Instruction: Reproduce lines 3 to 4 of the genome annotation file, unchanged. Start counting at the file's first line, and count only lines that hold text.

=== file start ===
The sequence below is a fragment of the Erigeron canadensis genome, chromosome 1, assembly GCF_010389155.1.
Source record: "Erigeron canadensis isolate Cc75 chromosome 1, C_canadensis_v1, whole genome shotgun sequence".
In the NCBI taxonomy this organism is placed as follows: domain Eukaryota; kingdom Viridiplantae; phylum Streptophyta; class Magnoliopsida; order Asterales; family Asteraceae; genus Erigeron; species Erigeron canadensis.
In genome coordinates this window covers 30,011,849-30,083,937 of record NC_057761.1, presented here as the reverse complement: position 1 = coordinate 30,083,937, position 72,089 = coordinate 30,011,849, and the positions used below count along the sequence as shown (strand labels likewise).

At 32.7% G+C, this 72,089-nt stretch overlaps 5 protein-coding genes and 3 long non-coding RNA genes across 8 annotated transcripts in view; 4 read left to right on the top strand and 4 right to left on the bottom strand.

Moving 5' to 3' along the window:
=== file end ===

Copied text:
In the NCBI taxonomy this organism is placed as follows: domain Eukaryota; kingdom Viridiplantae; phylum Streptophyta; class Magnoliopsida; order Asterales; family Asteraceae; genus Erigeron; species Erigeron canadensis.
In genome coordinates this window covers 30,011,849-30,083,937 of record NC_057761.1, presented here as the reverse complement: position 1 = coordinate 30,083,937, position 72,089 = coordinate 30,011,849, and the positions used below count along the sequence as shown (strand labels likewise).